Is Tiptoeing Toward Short-Term Health Plans 'a Step in the Wrong Direction'?
- Author: Leroy Wright Feb 22, 2018,
Feb 22, 2018, 21:07
The most successful attempt this country ever made at catching up with the rest of the industrialized world and the primary policy goal of conservative Republicanism is to gut it and return us all to the status quo ante.
When Trump administration's senior HHS staff unveiled a draft rule this week that would expand the sale of cheap, skimpy, short-term health plans, they described it as a "lifeline" for the now uninsured, and insisted the rule change won't destabilize Obamacare's individual market.
Idaho's brashness and the Trump administration's ambivalence are setting up maybe the most interesting health care legal quandary since King v. Burwell, the Supreme Court case that alleged Obamacare's premium subsidies weren't allowed in states that had marketplaces run by the federal government.
Short-term health insurance plans are created to provide coverage to individuals moving between comprehensive health insurance plans - when switching employers, for example.
The companies would be allowed to exercise all kinds of flexibility they used to have on the individual market and no longer do on yearlong plans: to deny coverage for pre-existing conditions, to charge more for sicker people, and to exempt some services, such as prescription drugs, from coverage at all.
There's no doubt this is going to be bad news for Obamacare. And the GOP did manage to repeal the individual mandate - effective as of 2019 - as part of its tax cuts. The Trump administration actually encouraged states to apply for waivers that would cover much or all of the cost of setting up reinsurance systems, but it has recently sent mixed signals about its intentions. "But next year, without the mandate, short-term plans would likely attract more enrollees". This will, of course, render the risk pool even sicker than it is today, and it will accelerate the "death spiral" that is already well under way. They jack the prices when insurers are paying, because the insurers have deep pockets and will pay.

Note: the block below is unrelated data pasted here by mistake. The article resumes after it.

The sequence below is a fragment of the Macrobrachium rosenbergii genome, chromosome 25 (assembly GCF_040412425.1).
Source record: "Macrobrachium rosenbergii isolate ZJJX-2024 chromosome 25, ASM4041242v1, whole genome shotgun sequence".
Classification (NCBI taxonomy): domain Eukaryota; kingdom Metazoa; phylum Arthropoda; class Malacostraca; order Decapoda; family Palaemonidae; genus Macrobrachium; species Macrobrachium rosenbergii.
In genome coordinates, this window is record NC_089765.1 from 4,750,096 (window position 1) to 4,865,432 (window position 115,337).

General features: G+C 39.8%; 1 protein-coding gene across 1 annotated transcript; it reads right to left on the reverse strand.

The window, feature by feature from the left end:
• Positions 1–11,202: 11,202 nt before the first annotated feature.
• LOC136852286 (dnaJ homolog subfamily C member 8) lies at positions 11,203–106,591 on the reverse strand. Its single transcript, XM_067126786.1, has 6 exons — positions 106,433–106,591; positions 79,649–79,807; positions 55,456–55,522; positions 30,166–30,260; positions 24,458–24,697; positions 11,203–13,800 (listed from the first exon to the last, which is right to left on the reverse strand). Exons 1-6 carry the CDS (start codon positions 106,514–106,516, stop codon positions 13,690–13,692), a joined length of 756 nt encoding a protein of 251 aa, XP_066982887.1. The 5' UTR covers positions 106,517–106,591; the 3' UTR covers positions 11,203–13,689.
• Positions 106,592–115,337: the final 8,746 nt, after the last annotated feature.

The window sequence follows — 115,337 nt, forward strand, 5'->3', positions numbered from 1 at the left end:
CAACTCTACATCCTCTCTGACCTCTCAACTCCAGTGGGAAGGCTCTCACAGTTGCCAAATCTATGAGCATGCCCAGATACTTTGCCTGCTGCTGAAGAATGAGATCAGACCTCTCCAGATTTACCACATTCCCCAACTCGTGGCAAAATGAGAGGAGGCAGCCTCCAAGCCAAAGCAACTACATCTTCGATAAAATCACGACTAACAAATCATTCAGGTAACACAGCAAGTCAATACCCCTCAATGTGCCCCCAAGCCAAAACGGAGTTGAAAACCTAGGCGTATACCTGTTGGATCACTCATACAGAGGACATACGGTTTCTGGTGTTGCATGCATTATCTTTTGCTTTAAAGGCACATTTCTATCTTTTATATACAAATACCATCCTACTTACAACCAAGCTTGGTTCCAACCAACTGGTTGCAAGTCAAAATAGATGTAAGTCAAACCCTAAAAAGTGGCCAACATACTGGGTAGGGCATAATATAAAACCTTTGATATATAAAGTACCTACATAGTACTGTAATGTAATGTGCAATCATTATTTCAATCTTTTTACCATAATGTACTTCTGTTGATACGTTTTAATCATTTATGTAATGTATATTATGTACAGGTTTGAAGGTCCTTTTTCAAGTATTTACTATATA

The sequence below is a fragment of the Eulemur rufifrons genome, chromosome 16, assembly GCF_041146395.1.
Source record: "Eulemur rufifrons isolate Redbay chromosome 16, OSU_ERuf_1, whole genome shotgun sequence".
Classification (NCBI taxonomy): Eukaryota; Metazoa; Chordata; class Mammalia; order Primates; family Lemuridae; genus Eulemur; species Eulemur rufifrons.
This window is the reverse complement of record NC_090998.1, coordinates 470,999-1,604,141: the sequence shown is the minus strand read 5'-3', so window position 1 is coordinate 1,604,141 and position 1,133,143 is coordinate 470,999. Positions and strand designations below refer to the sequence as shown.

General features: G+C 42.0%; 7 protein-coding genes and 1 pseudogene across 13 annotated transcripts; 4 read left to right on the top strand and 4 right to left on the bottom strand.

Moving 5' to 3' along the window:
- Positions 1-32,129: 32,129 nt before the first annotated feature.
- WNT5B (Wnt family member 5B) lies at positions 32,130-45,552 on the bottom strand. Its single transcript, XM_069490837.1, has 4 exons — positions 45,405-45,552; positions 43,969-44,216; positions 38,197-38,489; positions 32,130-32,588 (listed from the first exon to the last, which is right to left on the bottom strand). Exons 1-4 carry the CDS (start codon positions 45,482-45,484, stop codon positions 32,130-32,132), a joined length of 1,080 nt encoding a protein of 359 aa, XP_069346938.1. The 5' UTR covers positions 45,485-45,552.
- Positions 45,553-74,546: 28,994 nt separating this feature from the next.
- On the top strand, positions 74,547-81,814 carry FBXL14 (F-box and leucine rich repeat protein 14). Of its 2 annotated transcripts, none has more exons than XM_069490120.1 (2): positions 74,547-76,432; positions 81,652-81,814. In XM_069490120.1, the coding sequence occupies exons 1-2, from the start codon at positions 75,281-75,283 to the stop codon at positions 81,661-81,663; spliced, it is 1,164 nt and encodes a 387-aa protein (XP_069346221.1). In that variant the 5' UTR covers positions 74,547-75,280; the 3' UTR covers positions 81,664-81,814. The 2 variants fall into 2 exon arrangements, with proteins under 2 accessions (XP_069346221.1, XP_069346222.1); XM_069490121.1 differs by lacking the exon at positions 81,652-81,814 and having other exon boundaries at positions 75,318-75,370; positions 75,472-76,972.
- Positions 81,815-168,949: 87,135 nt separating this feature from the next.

As I've mentioned a number of times, none of this will impact the people at the low end of the income scale who are getting their Obamacare insurance for free or almost for free.
Overall, that number has jumped from one in every four plans in 2010 to more than 43 percent of plans by 2017, the CDC investigators found.
The Trump administration on Tuesday laid out its plan to allow yearlong health insurance coverage that is skimpier, noncompliant with Obamacare standards - and far less expensive. It said it would begin marketing five new plans next month. "A lot of people buy them thinking they're comprehensive insurance and will provide financial protection to them, only to find out to their dismay that they don't cover very much at all". Verma said people who buy the limited plans could face federal penalties this year for violating the mandate. But he predicted middle-class people would get hit hard.
A few miles away in another wooded suburb, Emilia DiCola, 28, an aspiring opera singer who scrapes by with gigs at churches and in local theaters, has no such complaints. The plans do not have to meet all of the Affordable Care Act's requirements. The moves are an alternate route given the Republican-led Congress' inability previous year to dismantle much of the law, although Trump has urged lawmakers to try again, despite GOP Senate leaders' reluctance.
Asked specifically about a different but related matter, whether he would intervene in Idaho where one insurer has filed plans that openly defy the ACA and some say break the law, Azar said he was not in a position to rule on the issue. The objective of the questions is to ensure applicants do not have expensive chronic health conditions that are ill suited for a temporary insurance product whose enrollees pay premiums for less than a single year. Taxes would need to go up dramatically to pay for it. And it recently began allowing states like Kentucky to take Medicaid benefits away from people who are not employed, creating a system of red tape meant to hurt poor people who have lost their jobs or are unable to work.